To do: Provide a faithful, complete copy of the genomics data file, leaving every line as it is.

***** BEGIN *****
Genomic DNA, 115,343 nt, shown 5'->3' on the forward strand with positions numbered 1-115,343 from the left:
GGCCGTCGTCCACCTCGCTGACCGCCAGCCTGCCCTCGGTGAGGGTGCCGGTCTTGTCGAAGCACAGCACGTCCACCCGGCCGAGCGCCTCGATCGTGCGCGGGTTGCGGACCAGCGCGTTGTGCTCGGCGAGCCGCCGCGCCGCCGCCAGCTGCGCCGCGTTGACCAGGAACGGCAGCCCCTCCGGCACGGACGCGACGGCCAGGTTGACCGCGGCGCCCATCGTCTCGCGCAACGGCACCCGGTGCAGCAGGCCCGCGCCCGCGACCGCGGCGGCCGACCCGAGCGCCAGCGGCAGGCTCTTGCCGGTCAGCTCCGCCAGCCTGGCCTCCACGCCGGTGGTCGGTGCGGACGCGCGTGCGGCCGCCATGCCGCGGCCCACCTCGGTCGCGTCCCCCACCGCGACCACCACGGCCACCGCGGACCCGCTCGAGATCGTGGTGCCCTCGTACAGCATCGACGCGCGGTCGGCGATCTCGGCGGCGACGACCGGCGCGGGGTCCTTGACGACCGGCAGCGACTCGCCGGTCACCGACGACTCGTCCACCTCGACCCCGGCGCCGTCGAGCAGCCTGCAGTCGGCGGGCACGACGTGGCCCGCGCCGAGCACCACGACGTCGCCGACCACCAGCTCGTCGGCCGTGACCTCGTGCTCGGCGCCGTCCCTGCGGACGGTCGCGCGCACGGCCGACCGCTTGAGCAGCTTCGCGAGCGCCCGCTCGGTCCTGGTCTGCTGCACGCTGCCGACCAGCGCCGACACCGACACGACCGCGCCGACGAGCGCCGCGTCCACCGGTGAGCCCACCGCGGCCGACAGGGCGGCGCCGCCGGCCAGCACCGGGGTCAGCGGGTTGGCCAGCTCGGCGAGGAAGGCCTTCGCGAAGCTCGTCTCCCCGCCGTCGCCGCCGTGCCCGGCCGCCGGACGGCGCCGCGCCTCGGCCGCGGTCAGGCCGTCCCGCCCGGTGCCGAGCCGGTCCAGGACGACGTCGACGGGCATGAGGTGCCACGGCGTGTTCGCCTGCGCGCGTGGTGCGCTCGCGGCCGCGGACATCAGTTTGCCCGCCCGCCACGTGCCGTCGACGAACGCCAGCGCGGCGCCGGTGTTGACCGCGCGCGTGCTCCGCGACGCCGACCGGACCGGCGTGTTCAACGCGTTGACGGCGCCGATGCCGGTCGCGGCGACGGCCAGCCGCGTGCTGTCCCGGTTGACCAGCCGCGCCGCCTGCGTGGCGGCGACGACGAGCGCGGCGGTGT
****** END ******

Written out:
Genomic DNA, 115,343 nt, shown 5'->3' on the forward strand with positions numbered 1-115,343 from the left:
GGCCGTCGTCCACCTCGCTGACCGCCAGCCTGCCCTCGGTGAGGGTGCCGGTCTTGTCGAAGCACAGCACGTCCACCCGGCCGAGCGCCTCGATCGTGCGCGGGTTGCGGACCAGCGCGTTGTGCTCGGCGAGCCGCCGCGCCGCCGCCAGCTGCGCCGCGTTGACCAGGAACGGCAGCCCCTCCGGCACGGACGCGACGGCCAGGTTGACCGCGGCGCCCATCGTCTCGCGCAACGGCACCCGGTGCAGCAGGCCCGCGCCCGCGACCGCGGCGGCCGACCCGAGCGCCAGCGGCAGGCTCTTGCCGGTCAGCTCCGCCAGCCTGGCCTCCACGCCGGTGGTCGGTGCGGACGCGCGTGCGGCCGCCATGCCGCGGCCCACCTCGGTCGCGTCCCCCACCGCGACCACCACGGCCACCGCGGACCCGCTCGAGATCGTGGTGCCCTCGTACAGCATCGACGCGCGGTCGGCGATCTCGGCGGCGACGACCGGCGCGGGGTCCTTGACGACCGGCAGCGACTCGCCGGTCACCGACGACTCGTCCACCTCGACCCCGGCGCCGTCGAGCAGCCTGCAGTCGGCGGGCACGACGTGGCCCGCGCCGAGCACCACGACGTCGCCGACCACCAGCTCGTCGGCCGTGACCTCGTGCTCGGCGCCGTCCCTGCGGACGGTCGCGCGCACGGCCGACCGCTTGAGCAGCTTCGCGAGCGCCCGCTCGGTCCTGGTCTGCTGCACGCTGCCGACCAGCGCCGACACCGACACGACCGCGCCGACGAGCGCCGCGTCCACCGGTGAGCCCACCGCGGCCGACAGGGCGGCGCCGCCGGCCAGCACCGGGGTCAGCGGGTTGGCCAGCTCGGCGAGGAAGGCCTTCGCGAAGCTCGTCTCCCCGCCGTCGCCGCCGTGCCCGGCCGCCGGACGGCGCCGCGCCTCGGCCGCGGTCAGGCCGTCCCGCCCGGTGCCGAGCCGGTCCAGGACGACGTCGACGGGCATGAGGTGCCACGGCGTGTTCGCCTGCGCGCGTGGTGCGCTCGCGGCCGCGGACATCAGTTTGCCCGCCCGCCACGTGCCGTCGACGAACGCCAGCGCGGCGCCGGTGTTGACCGCGCGCGTGCTCCGCGACGCCGACCGGACCGGCGTGTTCAACGCGTTGACGGCGCCGATGCCGGTCGCGGCGACGGCCAGCCGCGTGCTGTCCCGGTTGACCAGCCGCGCCGCCTGCGTGGCGGCGACGACGAGCGCGGCGGTGT